Monday, July 9, 2012

My (not really unfounded) worries #2: Falling Down

As mentioned in the most recent edition of The Journey, I tend to find creative ways at falling*. That scary piece of falling was the second time in about a month that I've fallen while walking. The other time was an even scarier, although ultimately less painful, fall on the Appalachian Trail at Grayson Highlands.

I can't recall why I fell. I assume one of those blasted rocks that are on the trail tripped me up, and I was unable to keep from falling forward. I think my trekking poles may helped me fall a bit more graceful, going straight forward instead of bending back or going sideways (both terrible things for my knees). From the reaction of Erin, and the fact I ended up flat on the ground, it didn't look pretty. Fortunately all that happened was a ugly bruise just below my knee. It was the first time I've fallen on a trail since another harmless fall at Unicoi Bottoms State Park in Georgia, not counting a slightly less harmless fall on a slippery boardwalk in the Okefenokee Swamp. It was also the first time I've ever fallen on the AT.

Honestly, unlike worrying about weather, or snakes, or pooping outdoors, this is something that legitimately worries me. I'm not even talking about chronic stress on my knees, which is another issue I'll have to deal with entirely. I'm just talking about trips and falls.

I guess my worries boil down to four types of falls, of varying worries. The first type is losing my balance and falling either forward or backwards on the trail. This is the kind of fall that could ultimately be the worst (falling off the side of cliff never is a good thing), but also the one that least worries me. Perhaps it is just the increased perception that usually comes when you are put in a somewhat dangerous situation, but I just don't worry about this.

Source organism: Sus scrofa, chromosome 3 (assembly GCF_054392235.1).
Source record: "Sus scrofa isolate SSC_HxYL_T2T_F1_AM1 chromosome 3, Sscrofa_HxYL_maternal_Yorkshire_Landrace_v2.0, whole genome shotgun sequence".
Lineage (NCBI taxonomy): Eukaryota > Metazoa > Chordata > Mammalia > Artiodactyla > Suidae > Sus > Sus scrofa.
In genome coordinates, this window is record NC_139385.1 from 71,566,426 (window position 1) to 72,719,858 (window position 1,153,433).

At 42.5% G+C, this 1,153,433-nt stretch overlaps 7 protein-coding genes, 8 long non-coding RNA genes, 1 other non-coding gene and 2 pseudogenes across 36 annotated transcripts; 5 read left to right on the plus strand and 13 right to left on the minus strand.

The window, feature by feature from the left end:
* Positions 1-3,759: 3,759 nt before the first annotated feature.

The next type of fall is related to roots and rocks. Obviously this is something to worry about on trails such as the AT, as most of its distance is this (when it isn't crazy boulder hopping or walking through trail towns). Considering I've only ever fallen a few times, despite many stumbles, I don't really get worried about this. However, I do tend to slow down when the rocks and roots get numerous. As long I stay careful, this won't be a big issue.

The third type that worries me are slick conditions. Whether because of ice, snow, mud, slick rock, or a combination of all of these, it does make me worried. I've had a tendency to find the slick spots before, falling many times on ice and mud. This isn't a worry at all if its a warm dry day. But if I am going to hike the AT, I'll be hiking through the Smokies during the last days of its winter. I suppose good shoes, careful steps, and some work on balance may help here. If all else fails, there's the safer, if less dignified method of sitting down and scooting down. Obviously this would only work in some instances.

The fourth, and most worrisome, type of fall comes courtesy of my eccentric right ankle. Granted, I walked the eleven miles in Cades Cove, 625 steps at Amicalola Falls, and up Blood Mountain without once having one of these horrible incidents. Rather, I'm more likely for this to happen on a gravel road, or possibly even a paved one. Even then, most times I'll catch myself before it rolls too much. However, the times it has caused me to spill have not been fun, and if it does give me trouble on the trail, the result could be disastrous.

I suppose the best way to prepare for this is to just wear shoes that will support that ankle. My hiking shoes tend to alleviate some of that, although they aren't high tops, so they don't help completely. As long as I tie them good and tight they have helped. I suppose I could look into taping up my ankle, or some other form of support. Although not directly helpful, I'm sure losing weight can't hurt. Working on improving my balance combined with using my trekking poles will also help.

In the end I can succumb to my fear of falling and do nothing, or fight through it. As long as I'm careful, I'm sure I can minimize my falls, as well as minimizing the damage when I do fall. Fighting through those fears is totally worth it. Just keep me away from those fallen walnuts.*

*Yes, I've tripped over a damn walnut before. As it has happened exactly once in 30 years, I can't say nut caused tripping is one of my true fears.

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